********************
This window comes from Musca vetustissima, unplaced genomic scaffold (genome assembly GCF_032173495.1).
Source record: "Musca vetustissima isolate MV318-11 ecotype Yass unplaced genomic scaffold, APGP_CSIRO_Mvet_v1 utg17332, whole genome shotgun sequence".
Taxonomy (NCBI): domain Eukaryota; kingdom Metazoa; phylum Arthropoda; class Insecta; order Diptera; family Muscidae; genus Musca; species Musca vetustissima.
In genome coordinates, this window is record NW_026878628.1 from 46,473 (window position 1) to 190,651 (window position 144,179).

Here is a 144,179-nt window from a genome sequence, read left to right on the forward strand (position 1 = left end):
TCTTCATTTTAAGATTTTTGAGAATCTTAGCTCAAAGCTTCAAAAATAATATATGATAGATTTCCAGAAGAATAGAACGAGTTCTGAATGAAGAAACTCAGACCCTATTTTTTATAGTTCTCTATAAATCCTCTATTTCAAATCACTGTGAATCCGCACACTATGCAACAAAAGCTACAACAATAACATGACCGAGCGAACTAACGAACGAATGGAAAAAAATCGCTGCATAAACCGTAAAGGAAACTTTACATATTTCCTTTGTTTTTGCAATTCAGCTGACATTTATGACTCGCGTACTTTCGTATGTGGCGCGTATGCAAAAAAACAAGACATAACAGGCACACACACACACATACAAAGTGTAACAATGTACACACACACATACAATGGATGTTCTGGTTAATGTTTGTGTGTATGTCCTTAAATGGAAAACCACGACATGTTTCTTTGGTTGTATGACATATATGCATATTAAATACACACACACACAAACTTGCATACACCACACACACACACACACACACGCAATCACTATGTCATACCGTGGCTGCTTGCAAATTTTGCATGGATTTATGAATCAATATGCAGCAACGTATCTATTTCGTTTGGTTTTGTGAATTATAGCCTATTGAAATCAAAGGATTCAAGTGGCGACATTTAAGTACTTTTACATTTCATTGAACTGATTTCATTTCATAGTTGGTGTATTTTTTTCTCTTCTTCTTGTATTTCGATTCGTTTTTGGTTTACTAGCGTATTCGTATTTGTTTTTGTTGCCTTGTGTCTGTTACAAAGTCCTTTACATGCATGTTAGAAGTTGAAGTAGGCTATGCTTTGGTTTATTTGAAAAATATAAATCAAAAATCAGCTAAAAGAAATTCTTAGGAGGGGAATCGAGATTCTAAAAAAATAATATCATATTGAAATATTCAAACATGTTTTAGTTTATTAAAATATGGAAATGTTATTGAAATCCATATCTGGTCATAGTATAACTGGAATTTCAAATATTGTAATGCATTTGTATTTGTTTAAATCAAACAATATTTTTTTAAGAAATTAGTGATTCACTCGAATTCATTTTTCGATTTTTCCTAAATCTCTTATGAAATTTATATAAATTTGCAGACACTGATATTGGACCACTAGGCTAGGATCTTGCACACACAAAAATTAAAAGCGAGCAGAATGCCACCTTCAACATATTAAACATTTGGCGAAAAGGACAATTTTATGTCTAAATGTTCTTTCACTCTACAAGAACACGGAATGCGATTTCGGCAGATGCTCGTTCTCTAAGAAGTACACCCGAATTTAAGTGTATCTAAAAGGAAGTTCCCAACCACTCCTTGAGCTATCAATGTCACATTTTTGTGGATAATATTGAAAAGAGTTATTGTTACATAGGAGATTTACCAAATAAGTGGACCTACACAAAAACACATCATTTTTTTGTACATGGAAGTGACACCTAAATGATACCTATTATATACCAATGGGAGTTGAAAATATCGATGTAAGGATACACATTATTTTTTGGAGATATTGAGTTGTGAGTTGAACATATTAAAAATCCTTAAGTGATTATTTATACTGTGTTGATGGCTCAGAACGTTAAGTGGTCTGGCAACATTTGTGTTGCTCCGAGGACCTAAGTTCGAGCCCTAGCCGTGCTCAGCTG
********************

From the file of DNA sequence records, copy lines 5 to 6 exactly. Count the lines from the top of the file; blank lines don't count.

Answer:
Here is a 144,179-nt window from a genome sequence, read left to right on the forward strand (position 1 = left end):
TCTTCATTTTAAGATTTTTGAGAATCTTAGCTCAAAGCTTCAAAAATAATATATGATAGATTTCCAGAAGAATAGAACGAGTTCTGAATGAAGAAACTCAGACCCTATTTTTTATAGTTCTCTATAAATCCTCTATTTCAAATCACTGTGAATCCGCACACTATGCAACAAAAGCTACAACAATAACATGACCGAGCGAACTAACGAACGAATGGAAAAAAATCGCTGCATAAACCGTAAAGGAAACTTTACATATTTCCTTTGTTTTTGCAATTCAGCTGACATTTATGACTCGCGTACTTTCGTATGTGGCGCGTATGCAAAAAAACAAGACATAACAGGCACACACACACACATACAAAGTGTAACAATGTACACACACACATACAATGGATGTTCTGGTTAATGTTTGTGTGTATGTCCTTAAATGGAAAACCACGACATGTTTCTTTGGTTGTATGACATATATGCATATTAAATACACACACACACAAACTTGCATACACCACACACACACACACACACACGCAATCACTATGTCATACCGTGGCTGCTTGCAAATTTTGCATGGATTTATGAATCAATATGCAGCAACGTATCTATTTCGTTTGGTTTTGTGAATTATAGCCTATTGAAATCAAAGGATTCAAGTGGCGACATTTAAGTACTTTTACATTTCATTGAACTGATTTCATTTCATAGTTGGTGTATTTTTTTCTCTTCTTCTTGTATTTCGATTCGTTTTTGGTTTACTAGCGTATTCGTATTTGTTTTTGTTGCCTTGTGTCTGTTACAAAGTCCTTTACATGCATGTTAGAAGTTGAAGTAGGCTATGCTTTGGTTTATTTGAAAAATATAAATCAAAAATCAGCTAAAAGAAATTCTTAGGAGGGGAATCGAGATTCTAAAAAAATAATATCATATTGAAATATTCAAACATGTTTTAGTTTATTAAAATATGGAAATGTTATTGAAATCCATATCTGGTCATAGTATAACTGGAATTTCAAATATTGTAATGCATTTGTATTTGTTTAAATCAAACAATATTTTTTTAAGAAATTAGTGATTCACTCGAATTCATTTTTCGATTTTTCCTAAATCTCTTATGAAATTTATATAAATTTGCAGACACTGATATTGGACCACTAGGCTAGGATCTTGCACACACAAAAATTAAAAGCGAGCAGAATGCCACCTTCAACATATTAAACATTTGGCGAAAAGGACAATTTTATGTCTAAATGTTCTTTCACTCTACAAGAACACGGAATGCGATTTCGGCAGATGCTCGTTCTCTAAGAAGTACACCCGAATTTAAGTGTATCTAAAAGGAAGTTCCCAACCACTCCTTGAGCTATCAATGTCACATTTTTGTGGATAATATTGAAAAGAGTTATTGTTACATAGGAGATTTACCAAATAAGTGGACCTACACAAAAACACATCATTTTTTTGTACATGGAAGTGACACCTAAATGATACCTATTATATACCAATGGGAGTTGAAAATATCGATGTAAGGATACACATTATTTTTTGGAGATATTGAGTTGTGAGTTGAACATATTAAAAATCCTTAAGTGATTATTTATACTGTGTTGATGGCTCAGAACGTTAAGTGGTCTGGCAACATTTGTGTTGCTCCGAGGACCTAAGTTCGAGCCCTAGCCGTGCTCAGCTG